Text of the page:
In Portland, Oregon, where nearly every street is packed with breweries, food halls, and festivals, it’s tempting to spend an entire trip within the city limits. But the authentic history and leafy wonders of the Pacific Northwest (and of course, more breweries) are mere hours, or even minutes, away. Follow along the Columbia River in the footsteps of Lewis and Clark, who paved this trail back in 1805, and make your own groundbreaking discoveries. To help, we rounded up six day trips from Portland that are worth a detour.
When it comes to the history of the West, it’s hard to compete with Astoria, a city at the mouth of the Columbia River. Lewis and Clark formed their winter camp at Fort Clatsop after reaching the coast in 1805, but it was industrialist John Jacob Astor and his American Fur Company that made it thrive into the first permanent settlement on the Pacific Coast and gave it its name. Fast-forward and it became the filming location of the 1985 cult classic "The Goonies." In fact, the historic jail used in the film’s opening scene is now home to the Oregon Film Museum, housing 100 years of film memorabilia, from "Twilight" to "Free Willy." When you’re done geeking out, head over to the Columbia River Maritime Museum and Bowpicker Fish & Chips, which is located in a boat that's permanently moored on the Columbia River.
2. Northern Coast
To reach the Oregon coast, hop on U.S. Route 26, which winds through the towering Douglas firs of the Tillamook State Forest. Longtime Oregonians know that no trip to the coast is complete without a visit to the 162-year-old Tillamook Cheese Factory. Along with unlimited samples, visitors can enjoy house-made macaroni and cheese and an oversized scoop of cookie dough ice cream. And don’t forget to bring a cooler to stash your limited-edition fine-aged Tillamook cheddar. From there, it’s a straight trip up to the coast on Highway 101. Wander into pretty beach towns like Manzanita, the jumping off point to Neahkahnie Mountain trail and Seaside. Sink your teeth into saltwater taffy at The Seaside Candyman or try your luck at the 1950s-era arcade game Fascination at Funland Arcade. There's also Cannon Beach, which is a sanctuary for a flock of tufted puffins. Comb the beach at low tide and get your picture taken in front of the 235-foot Haystack Rock.
3. Multnomah Falls
Even casual hikers shouldn’t have a problem with the switchbacks that wind through the leafy hardwood forests and up to the tallest waterfall in Oregon. The drive to Multnomah along the Columbia River Highway takes about 45 minutes, but you’ll feel like you’re following in the footsteps of Lewis and Clark on the last leg of their journey. The tumbling falls can be viewed from the bottom, along with the old-fashioned Benson Footbridge. For a dizzying view of the Columbia River Gorge, hike up to the 611-foot cascade. Then, grab a giant chocolate chip cookie from the concession stand on your way out as a reward for your hard work.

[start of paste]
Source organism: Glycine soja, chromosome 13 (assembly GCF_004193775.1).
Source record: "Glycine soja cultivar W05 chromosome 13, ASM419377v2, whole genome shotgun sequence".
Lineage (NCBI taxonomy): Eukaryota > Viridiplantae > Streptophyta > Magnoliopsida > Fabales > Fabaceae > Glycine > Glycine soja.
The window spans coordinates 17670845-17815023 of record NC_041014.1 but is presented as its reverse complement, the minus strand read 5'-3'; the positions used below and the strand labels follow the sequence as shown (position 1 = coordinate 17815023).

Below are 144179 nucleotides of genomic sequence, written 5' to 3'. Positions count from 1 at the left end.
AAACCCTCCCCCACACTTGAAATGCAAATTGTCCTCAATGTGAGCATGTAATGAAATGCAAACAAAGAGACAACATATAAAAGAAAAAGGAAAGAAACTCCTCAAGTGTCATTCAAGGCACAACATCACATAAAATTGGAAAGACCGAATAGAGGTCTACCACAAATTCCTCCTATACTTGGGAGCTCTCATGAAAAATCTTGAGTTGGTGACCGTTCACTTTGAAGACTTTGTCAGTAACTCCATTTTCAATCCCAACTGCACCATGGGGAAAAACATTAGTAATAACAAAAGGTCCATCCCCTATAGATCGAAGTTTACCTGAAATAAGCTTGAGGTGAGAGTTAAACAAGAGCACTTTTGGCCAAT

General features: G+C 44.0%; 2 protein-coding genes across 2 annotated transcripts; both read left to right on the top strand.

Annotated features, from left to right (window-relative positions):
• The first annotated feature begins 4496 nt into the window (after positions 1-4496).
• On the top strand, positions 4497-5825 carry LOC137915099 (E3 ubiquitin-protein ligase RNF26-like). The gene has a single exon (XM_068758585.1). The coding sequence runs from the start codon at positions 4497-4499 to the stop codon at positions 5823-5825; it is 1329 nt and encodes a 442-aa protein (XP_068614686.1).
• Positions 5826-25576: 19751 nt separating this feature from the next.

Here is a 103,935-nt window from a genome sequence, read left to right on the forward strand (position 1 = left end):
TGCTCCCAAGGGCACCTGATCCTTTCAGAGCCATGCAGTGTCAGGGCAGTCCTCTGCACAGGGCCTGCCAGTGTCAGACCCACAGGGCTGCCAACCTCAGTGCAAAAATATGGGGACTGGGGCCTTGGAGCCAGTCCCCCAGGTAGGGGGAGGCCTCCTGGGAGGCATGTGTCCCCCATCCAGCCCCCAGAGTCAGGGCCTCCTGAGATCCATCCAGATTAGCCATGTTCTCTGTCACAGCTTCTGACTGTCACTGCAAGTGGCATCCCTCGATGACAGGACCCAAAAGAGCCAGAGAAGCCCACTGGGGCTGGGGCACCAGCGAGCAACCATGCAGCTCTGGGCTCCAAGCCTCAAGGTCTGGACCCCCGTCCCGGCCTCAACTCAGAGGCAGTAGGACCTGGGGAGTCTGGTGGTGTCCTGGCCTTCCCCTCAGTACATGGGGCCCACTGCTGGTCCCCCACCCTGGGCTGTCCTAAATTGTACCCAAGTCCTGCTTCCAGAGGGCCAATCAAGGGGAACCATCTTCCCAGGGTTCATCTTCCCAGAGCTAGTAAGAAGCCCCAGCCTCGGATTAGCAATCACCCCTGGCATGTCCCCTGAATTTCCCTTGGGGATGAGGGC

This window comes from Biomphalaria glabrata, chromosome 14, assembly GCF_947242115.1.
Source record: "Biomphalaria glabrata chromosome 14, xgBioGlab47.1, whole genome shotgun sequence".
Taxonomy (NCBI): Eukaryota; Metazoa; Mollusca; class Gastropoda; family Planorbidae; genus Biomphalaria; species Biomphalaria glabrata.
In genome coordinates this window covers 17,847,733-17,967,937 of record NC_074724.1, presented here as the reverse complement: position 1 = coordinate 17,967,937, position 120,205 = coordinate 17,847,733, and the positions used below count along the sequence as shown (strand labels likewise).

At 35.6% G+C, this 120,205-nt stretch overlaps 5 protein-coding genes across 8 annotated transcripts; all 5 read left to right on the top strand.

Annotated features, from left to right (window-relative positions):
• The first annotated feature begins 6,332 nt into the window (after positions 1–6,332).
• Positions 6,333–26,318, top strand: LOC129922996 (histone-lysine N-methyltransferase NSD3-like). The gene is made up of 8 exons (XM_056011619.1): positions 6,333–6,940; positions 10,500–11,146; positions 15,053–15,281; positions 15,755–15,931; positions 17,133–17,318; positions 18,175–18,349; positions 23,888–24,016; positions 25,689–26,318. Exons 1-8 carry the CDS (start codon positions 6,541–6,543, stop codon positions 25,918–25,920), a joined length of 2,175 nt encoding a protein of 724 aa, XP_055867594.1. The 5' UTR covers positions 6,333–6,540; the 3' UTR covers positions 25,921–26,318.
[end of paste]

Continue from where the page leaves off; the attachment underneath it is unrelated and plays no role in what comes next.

4. Hood River
Located an hour east of Portland, Hood River and its howling winds have become a mecca for windsurfers and paddle boarders. You’ll understand why when your hair gets whipped back in the breeze as you tap out a melody on the waterfront’s oversized xylophone. Then, head straight to the world-renowned pFriem Family Brewers. With a focus on Belgian-style ales, it’s home to some of the best IPA in Oregon. Order a bowl of pickled vegetables to go with your flight of beers, which range from the effervescent Wit to specialties like Bourbon Barrel Imperial Stout.
5. Fruit Loop
The 35-mile Fruit Loop, or Oregon’s answer to Napa Valley, is just about an hour-and-a-half from Portland. Take East Side Road to Panorama Point, which offers jaw-dropping views of nearby Mount Hood. From there, it’s your choice: Packer Orchards and Bakery for house-baked cookies, Gorge White House and Smiley’s Red Barn for apple jams and salsas, or Wy’East Vineyards for Pinot Noir Reserve. Cider fans will flip for Fox-Tail Cider, where you can order a flight. Start out with the dry Mora Rosa, a blend of apples and raspberries, then work your way up to the sweet Strawberry Rheum.
6. Vancouver, Washington
Since 2013, this city was known as Vansterdam as a result of the legalization of marijuana in Washington. During the summer, visitors can head to the Vancouver Wine and Jazz Festival, the largest jazz event in the Pacific Northwest. Folks should also check out Burgerville, which focuses on local and seasonal ingredients like sweet potato fries and asparagus. And while you’re there, stop by to see the river scene at beloved local chain McMenamins on the Columbia. For a touch of history, visit Fort Vancouver, the 19th-century fur trade outpost that belonged to the Hudson’s Bay Company; then, take a spin through the stately homes of Officers Row.